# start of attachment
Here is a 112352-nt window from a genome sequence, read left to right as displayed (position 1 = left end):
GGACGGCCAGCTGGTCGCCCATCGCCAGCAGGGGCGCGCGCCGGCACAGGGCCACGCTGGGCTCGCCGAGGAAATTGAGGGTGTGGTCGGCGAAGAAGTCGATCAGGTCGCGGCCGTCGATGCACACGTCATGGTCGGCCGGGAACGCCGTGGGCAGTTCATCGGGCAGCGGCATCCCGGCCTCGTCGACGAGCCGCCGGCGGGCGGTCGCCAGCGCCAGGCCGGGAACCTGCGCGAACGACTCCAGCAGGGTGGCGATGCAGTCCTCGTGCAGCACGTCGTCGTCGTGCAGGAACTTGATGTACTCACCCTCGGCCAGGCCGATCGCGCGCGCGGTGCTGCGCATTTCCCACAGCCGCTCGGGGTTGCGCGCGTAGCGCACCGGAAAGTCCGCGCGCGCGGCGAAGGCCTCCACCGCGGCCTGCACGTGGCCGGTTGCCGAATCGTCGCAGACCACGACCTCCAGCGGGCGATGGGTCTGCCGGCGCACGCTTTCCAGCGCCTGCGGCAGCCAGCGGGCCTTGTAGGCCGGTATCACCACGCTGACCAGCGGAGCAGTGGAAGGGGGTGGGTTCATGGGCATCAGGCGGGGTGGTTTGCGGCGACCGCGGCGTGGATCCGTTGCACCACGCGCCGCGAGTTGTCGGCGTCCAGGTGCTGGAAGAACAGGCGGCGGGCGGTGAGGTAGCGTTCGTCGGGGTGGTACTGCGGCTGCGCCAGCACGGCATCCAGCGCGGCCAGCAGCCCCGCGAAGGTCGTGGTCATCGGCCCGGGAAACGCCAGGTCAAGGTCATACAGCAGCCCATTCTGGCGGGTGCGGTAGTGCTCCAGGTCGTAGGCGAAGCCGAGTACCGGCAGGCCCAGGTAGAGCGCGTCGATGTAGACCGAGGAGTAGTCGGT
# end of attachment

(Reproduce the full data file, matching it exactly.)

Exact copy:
Here is a 112352-nt window from a genome sequence, read left to right as displayed (position 1 = left end):
GGACGGCCAGCTGGTCGCCCATCGCCAGCAGGGGCGCGCGCCGGCACAGGGCCACGCTGGGCTCGCCGAGGAAATTGAGGGTGTGGTCGGCGAAGAAGTCGATCAGGTCGCGGCCGTCGATGCACACGTCATGGTCGGCCGGGAACGCCGTGGGCAGTTCATCGGGCAGCGGCATCCCGGCCTCGTCGACGAGCCGCCGGCGGGCGGTCGCCAGCGCCAGGCCGGGAACCTGCGCGAACGACTCCAGCAGGGTGGCGATGCAGTCCTCGTGCAGCACGTCGTCGTCGTGCAGGAACTTGATGTACTCACCCTCGGCCAGGCCGATCGCGCGCGCGGTGCTGCGCATTTCCCACAGCCGCTCGGGGTTGCGCGCGTAGCGCACCGGAAAGTCCGCGCGCGCGGCGAAGGCCTCCACCGCGGCCTGCACGTGGCCGGTTGCCGAATCGTCGCAGACCACGACCTCCAGCGGGCGATGGGTCTGCCGGCGCACGCTTTCCAGCGCCTGCGGCAGCCAGCGGGCCTTGTAGGCCGGTATCACCACGCTGACCAGCGGAGCAGTGGAAGGGGGTGGGTTCATGGGCATCAGGCGGGGTGGTTTGCGGCGACCGCGGCGTGGATCCGTTGCACCACGCGCCGCGAGTTGTCGGCGTCCAGGTGCTGGAAGAACAGGCGGCGGGCGGTGAGGTAGCGTTCGTCGGGGTGGTACTGCGGCTGCGCCAGCACGGCATCCAGCGCGGCCAGCAGCCCCGCGAAGGTCGTGGTCATCGGCCCGGGAAACGCCAGGTCAAGGTCATACAGCAGCCCATTCTGGCGGGTGCGGTAGTGCTCCAGGTCGTAGGCGAAGCCGAGTACCGGCAGGCCCAGGTAGAGCGCGTCGATGTAGACCGAGGAGTAGTCGGT